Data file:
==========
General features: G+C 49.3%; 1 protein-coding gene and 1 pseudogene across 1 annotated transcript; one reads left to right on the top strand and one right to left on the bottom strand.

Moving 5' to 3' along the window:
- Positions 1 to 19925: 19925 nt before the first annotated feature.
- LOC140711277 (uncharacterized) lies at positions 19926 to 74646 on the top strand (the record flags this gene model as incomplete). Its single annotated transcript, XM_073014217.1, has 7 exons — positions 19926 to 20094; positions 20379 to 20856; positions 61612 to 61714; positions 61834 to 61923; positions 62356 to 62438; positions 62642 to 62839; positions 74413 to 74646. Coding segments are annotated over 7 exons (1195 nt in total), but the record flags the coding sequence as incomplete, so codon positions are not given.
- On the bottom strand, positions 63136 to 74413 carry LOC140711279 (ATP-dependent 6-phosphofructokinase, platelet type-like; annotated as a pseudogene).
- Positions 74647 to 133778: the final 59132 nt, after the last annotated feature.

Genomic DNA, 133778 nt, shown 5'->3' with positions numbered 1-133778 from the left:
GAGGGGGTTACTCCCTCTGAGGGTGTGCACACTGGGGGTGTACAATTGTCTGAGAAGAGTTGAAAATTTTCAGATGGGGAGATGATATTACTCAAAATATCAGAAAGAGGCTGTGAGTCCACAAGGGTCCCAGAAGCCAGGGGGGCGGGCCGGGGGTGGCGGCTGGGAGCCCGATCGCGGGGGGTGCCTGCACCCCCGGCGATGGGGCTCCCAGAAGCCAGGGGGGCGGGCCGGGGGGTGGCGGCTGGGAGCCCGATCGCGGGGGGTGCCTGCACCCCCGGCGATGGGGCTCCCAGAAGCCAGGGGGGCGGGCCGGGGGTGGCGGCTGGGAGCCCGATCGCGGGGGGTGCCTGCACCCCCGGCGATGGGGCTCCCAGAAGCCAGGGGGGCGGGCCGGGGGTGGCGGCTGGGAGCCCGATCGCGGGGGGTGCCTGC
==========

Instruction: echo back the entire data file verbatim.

General features: G+C 49.3%; 1 protein-coding gene and 1 pseudogene across 1 annotated transcript; one reads left to right on the top strand and one right to left on the bottom strand.

Moving 5' to 3' along the window:
- Positions 1 to 19925: 19925 nt before the first annotated feature.
- LOC140711277 (uncharacterized) lies at positions 19926 to 74646 on the top strand (the record flags this gene model as incomplete). Its single annotated transcript, XM_073014217.1, has 7 exons — positions 19926 to 20094; positions 20379 to 20856; positions 61612 to 61714; positions 61834 to 61923; positions 62356 to 62438; positions 62642 to 62839; positions 74413 to 74646. Coding segments are annotated over 7 exons (1195 nt in total), but the record flags the coding sequence as incomplete, so codon positions are not given.
- On the bottom strand, positions 63136 to 74413 carry LOC140711279 (ATP-dependent 6-phosphofructokinase, platelet type-like; annotated as a pseudogene).
- Positions 74647 to 133778: the final 59132 nt, after the last annotated feature.

Genomic DNA, 133778 nt, shown 5'->3' with positions numbered 1-133778 from the left:
GAGGGGGTTACTCCCTCTGAGGGTGTGCACACTGGGGGTGTACAATTGTCTGAGAAGAGTTGAAAATTTTCAGATGGGGAGATGATATTACTCAAAATATCAGAAAGAGGCTGTGAGTCCACAAGGGTCCCAGAAGCCAGGGGGGCGGGCCGGGGGTGGCGGCTGGGAGCCCGATCGCGGGGGGTGCCTGCACCCCCGGCGATGGGGCTCCCAGAAGCCAGGGGGGCGGGCCGGGGGGTGGCGGCTGGGAGCCCGATCGCGGGGGGTGCCTGCACCCCCGGCGATGGGGCTCCCAGAAGCCAGGGGGGCGGGCCGGGGGTGGCGGCTGGGAGCCCGATCGCGGGGGGTGCCTGCACCCCCGGCGATGGGGCTCCCAGAAGCCAGGGGGGCGGGCCGGGGGTGGCGGCTGGGAGCCCGATCGCGGGGGGTGCCTGC